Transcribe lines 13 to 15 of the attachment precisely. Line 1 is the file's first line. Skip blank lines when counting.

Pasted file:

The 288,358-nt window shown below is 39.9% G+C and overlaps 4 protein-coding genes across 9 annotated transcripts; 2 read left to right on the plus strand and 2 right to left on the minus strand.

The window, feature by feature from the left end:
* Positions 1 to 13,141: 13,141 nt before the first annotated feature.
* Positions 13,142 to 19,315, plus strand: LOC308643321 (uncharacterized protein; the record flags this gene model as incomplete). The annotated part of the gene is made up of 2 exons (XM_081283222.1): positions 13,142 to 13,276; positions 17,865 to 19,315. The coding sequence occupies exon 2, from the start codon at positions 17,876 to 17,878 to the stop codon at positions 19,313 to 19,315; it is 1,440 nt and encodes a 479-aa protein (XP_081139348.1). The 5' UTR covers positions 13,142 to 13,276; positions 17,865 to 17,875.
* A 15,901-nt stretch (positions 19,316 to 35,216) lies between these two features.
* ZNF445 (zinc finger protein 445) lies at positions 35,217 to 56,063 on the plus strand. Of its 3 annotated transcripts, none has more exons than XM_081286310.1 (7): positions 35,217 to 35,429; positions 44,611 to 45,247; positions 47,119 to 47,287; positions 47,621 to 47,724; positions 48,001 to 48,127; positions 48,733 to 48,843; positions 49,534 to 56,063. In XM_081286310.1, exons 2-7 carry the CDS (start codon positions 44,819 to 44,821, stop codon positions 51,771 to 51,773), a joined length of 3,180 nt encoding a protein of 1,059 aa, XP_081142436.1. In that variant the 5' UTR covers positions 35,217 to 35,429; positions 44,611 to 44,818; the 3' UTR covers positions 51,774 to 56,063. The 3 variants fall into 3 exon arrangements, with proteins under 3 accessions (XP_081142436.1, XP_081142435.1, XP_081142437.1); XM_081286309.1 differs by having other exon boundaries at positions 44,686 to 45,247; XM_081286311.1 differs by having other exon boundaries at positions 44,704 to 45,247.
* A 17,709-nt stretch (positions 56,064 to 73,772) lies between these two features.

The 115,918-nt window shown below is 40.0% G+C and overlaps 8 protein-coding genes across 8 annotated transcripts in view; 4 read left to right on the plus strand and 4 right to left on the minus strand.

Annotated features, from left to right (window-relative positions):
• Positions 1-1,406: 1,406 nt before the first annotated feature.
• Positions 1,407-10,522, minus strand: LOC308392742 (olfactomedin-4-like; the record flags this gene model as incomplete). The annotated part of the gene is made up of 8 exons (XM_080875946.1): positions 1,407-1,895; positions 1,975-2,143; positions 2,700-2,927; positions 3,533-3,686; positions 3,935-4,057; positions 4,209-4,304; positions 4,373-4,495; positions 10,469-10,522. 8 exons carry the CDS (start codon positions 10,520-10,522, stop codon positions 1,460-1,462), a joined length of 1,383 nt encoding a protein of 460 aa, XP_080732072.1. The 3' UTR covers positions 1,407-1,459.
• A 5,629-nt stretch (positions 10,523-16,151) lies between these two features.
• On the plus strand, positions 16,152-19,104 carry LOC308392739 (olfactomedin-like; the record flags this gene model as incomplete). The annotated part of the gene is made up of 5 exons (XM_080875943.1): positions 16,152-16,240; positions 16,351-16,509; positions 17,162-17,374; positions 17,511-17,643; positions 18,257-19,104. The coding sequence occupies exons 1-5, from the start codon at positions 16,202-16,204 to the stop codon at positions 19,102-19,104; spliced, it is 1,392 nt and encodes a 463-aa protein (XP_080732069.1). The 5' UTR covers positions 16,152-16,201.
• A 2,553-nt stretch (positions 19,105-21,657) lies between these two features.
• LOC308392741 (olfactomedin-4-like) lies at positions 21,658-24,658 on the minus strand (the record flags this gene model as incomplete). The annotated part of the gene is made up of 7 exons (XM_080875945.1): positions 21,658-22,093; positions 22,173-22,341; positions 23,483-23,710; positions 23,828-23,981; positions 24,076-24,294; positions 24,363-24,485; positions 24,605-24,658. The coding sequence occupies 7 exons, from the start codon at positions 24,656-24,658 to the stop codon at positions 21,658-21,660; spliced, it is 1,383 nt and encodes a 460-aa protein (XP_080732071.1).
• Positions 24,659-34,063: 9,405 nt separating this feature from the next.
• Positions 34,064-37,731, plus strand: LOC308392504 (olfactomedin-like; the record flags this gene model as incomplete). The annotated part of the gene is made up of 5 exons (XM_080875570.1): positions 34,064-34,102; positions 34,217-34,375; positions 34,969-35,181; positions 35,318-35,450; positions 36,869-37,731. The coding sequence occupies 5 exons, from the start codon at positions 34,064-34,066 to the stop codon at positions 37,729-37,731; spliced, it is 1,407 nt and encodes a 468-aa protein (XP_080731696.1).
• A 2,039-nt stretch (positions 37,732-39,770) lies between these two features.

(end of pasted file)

• On the plus strand, positions 16,152-19,104 carry LOC308392739 (olfactomedin-like; the record flags this gene model as incomplete). The annotated part of the gene is made up of 5 exons (XM_080875943.1): positions 16,152-16,240; positions 16,351-16,509; positions 17,162-17,374; positions 17,511-17,643; positions 18,257-19,104. The coding sequence occupies exons 1-5, from the start codon at positions 16,202-16,204 to the stop codon at positions 19,102-19,104; spliced, it is 1,392 nt and encodes a 463-aa protein (XP_080732069.1). The 5' UTR covers positions 16,152-16,201.
• A 2,553-nt stretch (positions 19,105-21,657) lies between these two features.
• LOC308392741 (olfactomedin-4-like) lies at positions 21,658-24,658 on the minus strand (the record flags this gene model as incomplete). The annotated part of the gene is made up of 7 exons (XM_080875945.1): positions 21,658-22,093; positions 22,173-22,341; positions 23,483-23,710; positions 23,828-23,981; positions 24,076-24,294; positions 24,363-24,485; positions 24,605-24,658. The coding sequence occupies 7 exons, from the start codon at positions 24,656-24,658 to the stop codon at positions 21,658-21,660; spliced, it is 1,383 nt and encodes a 460-aa protein (XP_080732071.1).